Biscuits and Wood Glue.

Watching people work with they're hands to make something is something I really do enjoy.  I've been known to open a YouTube window to watch someone oil paint, or throw pottery on a wheel, sculpt a bust, and even do calligraphy from time to time.

Growing up I would get that afternoon PBS jolt of artists who'd paint in little half hour segments.  There was Bob Ross of course, and a few others that I can't quite place names for right now.  But the other big thing that I grew to love was watching Norm Abram on the NEW YANKEE workshop.  For those unfamiliar.  The show was a half hour woodworking project, where NORM would take you to a a historic site or an antique shop.  He'd show you some furniture, using a myriad of great descriptive terms, and then you'd watch him build the thing.  His shop was staggering, I remember watching episodes with my father and looking over to see my father just Marveling at the space, when I got older we'd discuss the fact that Norm had an abundance of space and more power tools then any ONE PROJECT could ever need.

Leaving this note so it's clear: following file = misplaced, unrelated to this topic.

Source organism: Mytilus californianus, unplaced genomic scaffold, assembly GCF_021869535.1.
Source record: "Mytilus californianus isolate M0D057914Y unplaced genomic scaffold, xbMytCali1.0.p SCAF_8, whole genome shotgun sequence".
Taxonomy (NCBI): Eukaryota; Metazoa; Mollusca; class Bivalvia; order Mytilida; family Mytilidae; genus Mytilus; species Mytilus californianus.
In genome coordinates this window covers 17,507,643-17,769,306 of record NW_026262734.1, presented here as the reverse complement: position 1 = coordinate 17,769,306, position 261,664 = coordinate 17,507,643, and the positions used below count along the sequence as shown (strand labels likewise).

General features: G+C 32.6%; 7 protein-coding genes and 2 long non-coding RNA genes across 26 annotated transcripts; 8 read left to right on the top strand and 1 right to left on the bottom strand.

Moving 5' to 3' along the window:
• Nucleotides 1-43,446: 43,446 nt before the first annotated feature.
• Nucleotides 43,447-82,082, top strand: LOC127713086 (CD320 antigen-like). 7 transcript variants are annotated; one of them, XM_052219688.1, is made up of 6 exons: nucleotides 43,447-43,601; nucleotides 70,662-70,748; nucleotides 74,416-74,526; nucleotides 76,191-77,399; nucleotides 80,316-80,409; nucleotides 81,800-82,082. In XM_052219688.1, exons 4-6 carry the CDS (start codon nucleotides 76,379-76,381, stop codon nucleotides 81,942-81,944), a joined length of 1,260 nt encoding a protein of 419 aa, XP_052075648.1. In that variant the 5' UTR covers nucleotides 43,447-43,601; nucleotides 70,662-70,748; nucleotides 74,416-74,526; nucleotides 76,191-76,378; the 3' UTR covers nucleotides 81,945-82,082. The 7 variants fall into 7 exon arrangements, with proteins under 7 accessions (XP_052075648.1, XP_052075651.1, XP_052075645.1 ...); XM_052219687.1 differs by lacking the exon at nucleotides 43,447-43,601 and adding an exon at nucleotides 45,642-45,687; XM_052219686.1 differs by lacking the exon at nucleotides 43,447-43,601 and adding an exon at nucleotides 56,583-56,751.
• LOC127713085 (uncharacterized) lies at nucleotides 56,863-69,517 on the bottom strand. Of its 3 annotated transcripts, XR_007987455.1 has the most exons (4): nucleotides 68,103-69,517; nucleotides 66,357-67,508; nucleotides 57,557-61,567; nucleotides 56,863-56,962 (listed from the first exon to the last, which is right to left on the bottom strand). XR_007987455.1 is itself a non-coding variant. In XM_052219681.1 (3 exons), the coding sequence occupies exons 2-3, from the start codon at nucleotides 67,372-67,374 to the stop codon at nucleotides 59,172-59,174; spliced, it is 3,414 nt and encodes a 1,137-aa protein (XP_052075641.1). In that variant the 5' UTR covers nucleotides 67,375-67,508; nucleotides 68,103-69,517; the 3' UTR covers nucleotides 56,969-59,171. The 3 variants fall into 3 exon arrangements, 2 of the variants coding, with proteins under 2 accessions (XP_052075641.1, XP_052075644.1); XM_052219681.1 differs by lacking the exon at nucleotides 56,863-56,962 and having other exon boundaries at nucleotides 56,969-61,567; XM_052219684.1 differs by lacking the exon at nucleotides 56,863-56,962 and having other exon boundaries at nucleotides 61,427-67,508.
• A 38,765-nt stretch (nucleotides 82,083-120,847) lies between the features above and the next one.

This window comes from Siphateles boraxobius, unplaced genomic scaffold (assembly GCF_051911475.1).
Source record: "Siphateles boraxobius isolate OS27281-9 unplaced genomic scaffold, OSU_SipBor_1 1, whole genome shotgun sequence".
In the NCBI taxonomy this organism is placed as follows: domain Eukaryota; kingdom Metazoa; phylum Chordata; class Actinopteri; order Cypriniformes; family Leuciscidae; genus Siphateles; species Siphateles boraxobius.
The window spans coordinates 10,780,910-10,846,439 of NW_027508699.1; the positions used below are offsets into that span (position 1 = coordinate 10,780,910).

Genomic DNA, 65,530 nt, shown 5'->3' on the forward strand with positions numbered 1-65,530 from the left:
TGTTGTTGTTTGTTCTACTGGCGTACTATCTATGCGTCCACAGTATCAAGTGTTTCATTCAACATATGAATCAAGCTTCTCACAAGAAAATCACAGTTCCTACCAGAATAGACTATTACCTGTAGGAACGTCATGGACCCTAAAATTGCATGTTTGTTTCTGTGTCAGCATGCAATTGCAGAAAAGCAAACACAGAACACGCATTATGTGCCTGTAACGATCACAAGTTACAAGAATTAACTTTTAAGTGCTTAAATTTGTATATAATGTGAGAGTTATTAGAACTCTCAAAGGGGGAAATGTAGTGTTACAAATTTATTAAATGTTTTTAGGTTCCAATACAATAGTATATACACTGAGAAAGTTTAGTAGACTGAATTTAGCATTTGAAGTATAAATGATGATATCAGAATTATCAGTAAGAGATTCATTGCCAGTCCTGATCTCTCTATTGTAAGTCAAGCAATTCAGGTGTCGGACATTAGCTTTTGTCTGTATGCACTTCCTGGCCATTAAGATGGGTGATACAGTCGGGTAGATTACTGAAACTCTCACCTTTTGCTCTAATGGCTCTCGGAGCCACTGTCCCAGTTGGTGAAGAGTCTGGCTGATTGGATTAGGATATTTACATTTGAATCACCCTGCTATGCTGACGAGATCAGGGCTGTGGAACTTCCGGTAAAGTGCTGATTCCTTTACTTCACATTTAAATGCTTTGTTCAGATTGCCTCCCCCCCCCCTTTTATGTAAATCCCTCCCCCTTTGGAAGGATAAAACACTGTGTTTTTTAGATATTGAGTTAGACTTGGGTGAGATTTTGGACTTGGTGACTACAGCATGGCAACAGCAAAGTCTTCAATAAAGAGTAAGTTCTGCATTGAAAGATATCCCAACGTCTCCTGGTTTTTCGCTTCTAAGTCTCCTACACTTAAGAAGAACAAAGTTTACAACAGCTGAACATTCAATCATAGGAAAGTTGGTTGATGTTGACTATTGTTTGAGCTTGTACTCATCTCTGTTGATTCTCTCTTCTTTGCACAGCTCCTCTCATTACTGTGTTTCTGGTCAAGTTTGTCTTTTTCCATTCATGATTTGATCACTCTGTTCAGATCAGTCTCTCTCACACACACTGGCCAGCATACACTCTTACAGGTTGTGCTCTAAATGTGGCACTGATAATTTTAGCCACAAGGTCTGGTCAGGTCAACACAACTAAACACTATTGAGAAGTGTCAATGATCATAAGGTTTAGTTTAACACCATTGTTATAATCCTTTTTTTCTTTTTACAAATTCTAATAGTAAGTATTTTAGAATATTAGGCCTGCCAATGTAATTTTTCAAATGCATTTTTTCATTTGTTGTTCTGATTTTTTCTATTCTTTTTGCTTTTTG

Norm also did a lot of Biscuit Joinery.  A process where to panels of wood were precisely planed to fit evenly.  Grooves where cut in the joints of the two panels and it was all fitted with these little wooden bits (Biscuits) and lots of glue... It made for a really nice joints.
I found some episodes on the ol' YOUTUBE.  Norm builds a CHEST on a CHEST! 

Other terms I like from the show:
Router, Stacked Dado Head Cutter, Dovetailing Jig, Morticing Gig, Dutching, Random Orbital Sander, Rip Fence, Sacrificial Strip, and many many more.

Hope you dig..

Remember shop safety... "There is no more important safety rule then to wear these.  Safety Glasses."


Dagan Moriarty said...

Great, loose, SUPER-fun! :)


Many thanks DAGAN!